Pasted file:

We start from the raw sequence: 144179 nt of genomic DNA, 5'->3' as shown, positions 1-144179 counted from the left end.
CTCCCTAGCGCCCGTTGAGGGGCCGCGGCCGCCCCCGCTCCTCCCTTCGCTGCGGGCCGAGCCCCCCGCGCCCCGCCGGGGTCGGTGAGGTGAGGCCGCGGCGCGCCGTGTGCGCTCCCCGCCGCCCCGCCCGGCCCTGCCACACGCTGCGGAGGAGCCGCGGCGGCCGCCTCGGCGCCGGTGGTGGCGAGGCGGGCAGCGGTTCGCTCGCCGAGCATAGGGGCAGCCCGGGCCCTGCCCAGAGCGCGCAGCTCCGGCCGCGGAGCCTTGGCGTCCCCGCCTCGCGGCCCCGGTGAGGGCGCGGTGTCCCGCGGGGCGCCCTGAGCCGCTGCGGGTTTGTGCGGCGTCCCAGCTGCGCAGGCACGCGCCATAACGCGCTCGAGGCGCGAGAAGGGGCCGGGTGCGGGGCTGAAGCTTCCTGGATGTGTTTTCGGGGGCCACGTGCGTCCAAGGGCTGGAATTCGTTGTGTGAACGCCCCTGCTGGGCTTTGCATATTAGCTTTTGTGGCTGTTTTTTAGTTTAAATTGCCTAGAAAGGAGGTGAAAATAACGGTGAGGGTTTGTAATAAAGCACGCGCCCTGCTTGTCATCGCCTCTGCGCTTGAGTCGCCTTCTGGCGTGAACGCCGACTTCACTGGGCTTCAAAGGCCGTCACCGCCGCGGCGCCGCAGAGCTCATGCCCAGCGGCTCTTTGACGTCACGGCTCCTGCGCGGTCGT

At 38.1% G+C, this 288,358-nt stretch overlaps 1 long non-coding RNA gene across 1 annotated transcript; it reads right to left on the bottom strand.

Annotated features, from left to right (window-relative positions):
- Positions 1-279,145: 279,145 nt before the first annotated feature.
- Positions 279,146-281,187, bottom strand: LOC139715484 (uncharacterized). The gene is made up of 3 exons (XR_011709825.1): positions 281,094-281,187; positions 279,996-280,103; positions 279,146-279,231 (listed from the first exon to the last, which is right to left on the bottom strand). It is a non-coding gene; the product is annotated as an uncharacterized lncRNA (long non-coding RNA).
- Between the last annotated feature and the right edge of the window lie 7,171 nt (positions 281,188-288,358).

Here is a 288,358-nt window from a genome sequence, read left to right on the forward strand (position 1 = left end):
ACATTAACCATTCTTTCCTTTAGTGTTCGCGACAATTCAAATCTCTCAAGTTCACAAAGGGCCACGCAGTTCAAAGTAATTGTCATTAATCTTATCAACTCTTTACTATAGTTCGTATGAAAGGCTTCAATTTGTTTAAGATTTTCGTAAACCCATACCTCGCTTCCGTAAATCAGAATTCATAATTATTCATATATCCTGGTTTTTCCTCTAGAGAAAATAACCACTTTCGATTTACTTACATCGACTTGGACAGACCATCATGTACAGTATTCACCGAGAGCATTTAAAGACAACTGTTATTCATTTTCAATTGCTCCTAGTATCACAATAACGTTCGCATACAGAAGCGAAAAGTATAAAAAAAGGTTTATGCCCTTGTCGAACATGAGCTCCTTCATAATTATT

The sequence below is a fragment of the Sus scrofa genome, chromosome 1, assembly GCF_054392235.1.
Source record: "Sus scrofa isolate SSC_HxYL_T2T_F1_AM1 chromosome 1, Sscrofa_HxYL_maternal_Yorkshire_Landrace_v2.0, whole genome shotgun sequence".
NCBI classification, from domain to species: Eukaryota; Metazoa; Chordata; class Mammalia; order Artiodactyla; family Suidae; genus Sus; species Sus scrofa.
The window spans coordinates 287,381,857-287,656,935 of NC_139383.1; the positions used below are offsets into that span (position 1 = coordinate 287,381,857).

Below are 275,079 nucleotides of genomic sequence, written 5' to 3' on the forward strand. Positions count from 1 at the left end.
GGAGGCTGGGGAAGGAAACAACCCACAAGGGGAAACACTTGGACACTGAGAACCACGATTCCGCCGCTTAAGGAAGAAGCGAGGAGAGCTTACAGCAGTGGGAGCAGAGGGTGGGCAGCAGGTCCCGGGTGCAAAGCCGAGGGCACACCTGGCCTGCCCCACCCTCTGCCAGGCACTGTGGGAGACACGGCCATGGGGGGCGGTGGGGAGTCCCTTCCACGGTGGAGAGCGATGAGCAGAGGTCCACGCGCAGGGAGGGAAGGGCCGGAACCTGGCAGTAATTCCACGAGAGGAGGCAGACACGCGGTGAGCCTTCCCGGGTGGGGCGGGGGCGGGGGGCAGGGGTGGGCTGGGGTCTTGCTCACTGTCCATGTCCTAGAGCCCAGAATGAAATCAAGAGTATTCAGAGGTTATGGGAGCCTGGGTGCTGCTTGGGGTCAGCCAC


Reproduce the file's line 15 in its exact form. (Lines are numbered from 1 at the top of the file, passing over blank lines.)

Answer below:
GGAGGCTGGGGAAGGAAACAACCCACAAGGGGAAACACTTGGACACTGAGAACCACGATTCCGCCGCTTAAGGAAGAAGCGAGGAGAGCTTACAGCAGTGGGAGCAGAGGGTGGGCAGCAGGTCCCGGGTGCAAAGCCGAGGGCACACCTGGCCTGCCCCACCCTCTGCCAGGCACTGTGGGAGACACGGCCATGGGGGGCGGTGGGGAGTCCCTTCCACGGTGGAGAGCGATGAGCAGAGGTCCACGCGCAGGGAGGGAAGGGCCGGAACCTGGCAGTAATTCCACGAGAGGAGGCAGACACGCGGTGAGCCTTCCCGGGTGGGGCGGGGGCGGGGGGCAGGGGTGGGCTGGGGTCTTGCTCACTGTCCATGTCCTAGAGCCCAGAATGAAATCAAGAGTATTCAGAGGTTATGGGAGCCTGGGTGCTGCTTGGGGTCAGCCAC